What would you identify as the key provisions on the EU FMD or the US FDASIA in addressing supply-chain security? How can
regulators better harmonize efforts globally?
In terms of improving supply-chain security, the key provisions of the FMD are as follows. All active substances, or APIs
imported into the EU, will be required to be manufactured in compliance with GMP equivalent to those of the EU by Jan. 2,
2013. Written confirmation of compliance with this requirement, which will be issued by an authority in the exporting country,
will need to accompany all active substances imported into the EU as of July 2, 2013. Exporting countries may apply for an
exemption to these rules, but no country has been granted an exemption to date. In exceptional circumstances, and where necessary
to ensure the availability of medicinal products, if the API manufacturing facility has an EU GMP certificate, then a member
state may waive the requirement for written confirmation for a period not exceeding the validity of the GMP certificate. Member
states that make use of the possibility of such waiver shall communicate this to the European Commission. The first country
has just been granted an exemption from the written confirmation requirements—Switzerland. The process, which is to be used
by each member state's regulatory authority, has not yet been communicated. In terms of regulators working more closely together,
the mutual recognition of inspection reports is encouraged because this will help regulators to inspect more facilities.
Collectively, the recent legislation in the US and EU will help enhance supply-chain security but we need similar legislative
initiatives in other regions of the world to level the playing field. Our supply chains are complex and global, and because
the weakest link is what criminals will exploit, global harmonization is critical. We are heading in the right direction with
initiatives by regulators to collaborate on auditing, information sharing, and risk analysis. Other stakeholders are collaborating
through organizations such as Pharmaceutical Cargo Security Coalition (PCSC), Pharmaceutical Security Institute (PSI), and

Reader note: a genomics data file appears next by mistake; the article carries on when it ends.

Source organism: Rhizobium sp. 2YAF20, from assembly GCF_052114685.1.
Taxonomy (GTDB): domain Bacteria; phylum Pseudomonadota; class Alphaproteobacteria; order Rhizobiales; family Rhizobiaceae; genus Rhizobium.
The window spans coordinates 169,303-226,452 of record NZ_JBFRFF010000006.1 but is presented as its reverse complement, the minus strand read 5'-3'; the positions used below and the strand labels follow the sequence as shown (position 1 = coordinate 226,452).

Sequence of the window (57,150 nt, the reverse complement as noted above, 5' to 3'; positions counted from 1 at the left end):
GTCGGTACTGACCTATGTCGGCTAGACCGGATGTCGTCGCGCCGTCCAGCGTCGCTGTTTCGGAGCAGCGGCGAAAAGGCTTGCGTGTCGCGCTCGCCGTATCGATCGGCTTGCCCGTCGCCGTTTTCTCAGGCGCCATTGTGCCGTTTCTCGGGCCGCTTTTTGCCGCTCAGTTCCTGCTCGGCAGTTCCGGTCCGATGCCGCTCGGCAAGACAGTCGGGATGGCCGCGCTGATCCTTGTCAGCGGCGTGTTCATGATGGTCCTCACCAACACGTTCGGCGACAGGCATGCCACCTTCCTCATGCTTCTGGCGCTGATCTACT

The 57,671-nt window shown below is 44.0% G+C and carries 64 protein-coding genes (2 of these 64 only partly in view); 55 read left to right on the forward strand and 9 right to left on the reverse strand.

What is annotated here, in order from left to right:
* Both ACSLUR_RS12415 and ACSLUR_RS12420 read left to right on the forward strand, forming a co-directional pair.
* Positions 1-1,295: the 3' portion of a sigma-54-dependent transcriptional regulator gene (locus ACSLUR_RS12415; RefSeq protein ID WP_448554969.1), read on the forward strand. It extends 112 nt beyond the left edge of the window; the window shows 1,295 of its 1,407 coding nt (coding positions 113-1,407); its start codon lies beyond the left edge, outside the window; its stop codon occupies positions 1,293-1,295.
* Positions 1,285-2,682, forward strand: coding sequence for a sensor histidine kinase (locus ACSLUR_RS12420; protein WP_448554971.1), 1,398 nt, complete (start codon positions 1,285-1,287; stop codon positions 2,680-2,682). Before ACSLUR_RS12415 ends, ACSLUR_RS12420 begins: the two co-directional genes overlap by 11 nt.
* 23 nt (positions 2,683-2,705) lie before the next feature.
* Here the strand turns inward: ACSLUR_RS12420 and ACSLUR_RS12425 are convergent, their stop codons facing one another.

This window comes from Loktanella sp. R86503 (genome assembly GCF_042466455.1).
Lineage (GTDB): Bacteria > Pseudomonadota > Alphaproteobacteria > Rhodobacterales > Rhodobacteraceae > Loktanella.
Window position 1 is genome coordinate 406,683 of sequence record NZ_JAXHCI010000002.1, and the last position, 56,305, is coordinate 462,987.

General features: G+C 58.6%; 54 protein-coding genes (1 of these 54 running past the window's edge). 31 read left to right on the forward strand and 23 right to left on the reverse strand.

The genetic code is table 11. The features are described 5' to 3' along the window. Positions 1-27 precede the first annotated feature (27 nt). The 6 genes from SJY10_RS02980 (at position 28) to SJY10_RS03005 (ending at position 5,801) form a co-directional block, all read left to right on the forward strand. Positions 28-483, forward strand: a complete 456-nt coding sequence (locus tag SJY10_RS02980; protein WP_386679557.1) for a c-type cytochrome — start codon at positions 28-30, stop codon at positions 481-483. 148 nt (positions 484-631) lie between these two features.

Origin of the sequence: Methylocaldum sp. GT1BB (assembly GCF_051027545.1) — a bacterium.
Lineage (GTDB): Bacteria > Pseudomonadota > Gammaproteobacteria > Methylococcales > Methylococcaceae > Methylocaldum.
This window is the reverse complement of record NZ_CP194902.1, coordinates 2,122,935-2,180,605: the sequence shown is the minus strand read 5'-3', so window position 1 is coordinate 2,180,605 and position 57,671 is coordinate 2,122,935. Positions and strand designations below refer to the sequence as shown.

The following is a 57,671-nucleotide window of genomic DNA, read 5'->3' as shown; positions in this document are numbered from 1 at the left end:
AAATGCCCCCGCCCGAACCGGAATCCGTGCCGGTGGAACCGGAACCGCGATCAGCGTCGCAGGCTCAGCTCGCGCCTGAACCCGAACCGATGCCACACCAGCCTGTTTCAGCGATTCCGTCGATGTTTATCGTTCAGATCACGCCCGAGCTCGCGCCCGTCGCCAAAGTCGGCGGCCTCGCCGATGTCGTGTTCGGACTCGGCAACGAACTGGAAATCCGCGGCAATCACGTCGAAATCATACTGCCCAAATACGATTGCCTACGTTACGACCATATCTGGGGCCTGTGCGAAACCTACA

Rx–360. It is hard to single out specific provisions of legislation, regulations, or efforts by specific organizations because
they all contribute in different ways and attack different aspects of the problem. The key will be continued collaboration
and avoiding working in silos, which we tend to do sometimes.
Could you provide an update on Rx–360's initiatives and activities thus far in 2012 and its focus of activity for 2013?
Firstly, as a consortium, we are enhancing and facilitating joint and shared audits. Both audit programs are operational
following a period of piloting. Secondly, we are also addressing a broader range of supply-chain security topics. A new supply-chain
security group was established and has developed and shared best practice documents. Thirdly, we are actively engaging regulators
and educating legislators. In terms of communications, we have organized webinars around many Rx–360 initiatives. We have
also produced 326 news flash reports and process for industry wide messaging, 90 summaries of proposed or passed regulation
or legislation with an average time to publish between 6–10 days, 16 newsletters and conducted 4 open meetings.
For 2013, we have targets to increase membership in all categories and to continue to work on our priorities of the audit
programs, supply-chain security and analysis, and swift dissemination of supply-chain security information.
To date, what are the three biggest achievements accomplished by Rx–360?
I would say that our three biggest achievements are: global collaboration between manufacturers and suppliers within the
organization; a positive opinion from the Federal Trade Commission (FTC) that the audit programs, if operated as described
to the FTC, are unlikely to breach US anti-trust laws; and our ability to pull together world experts to work on a problem
within a tight timeframe (e.g., following the tsunami in Japan).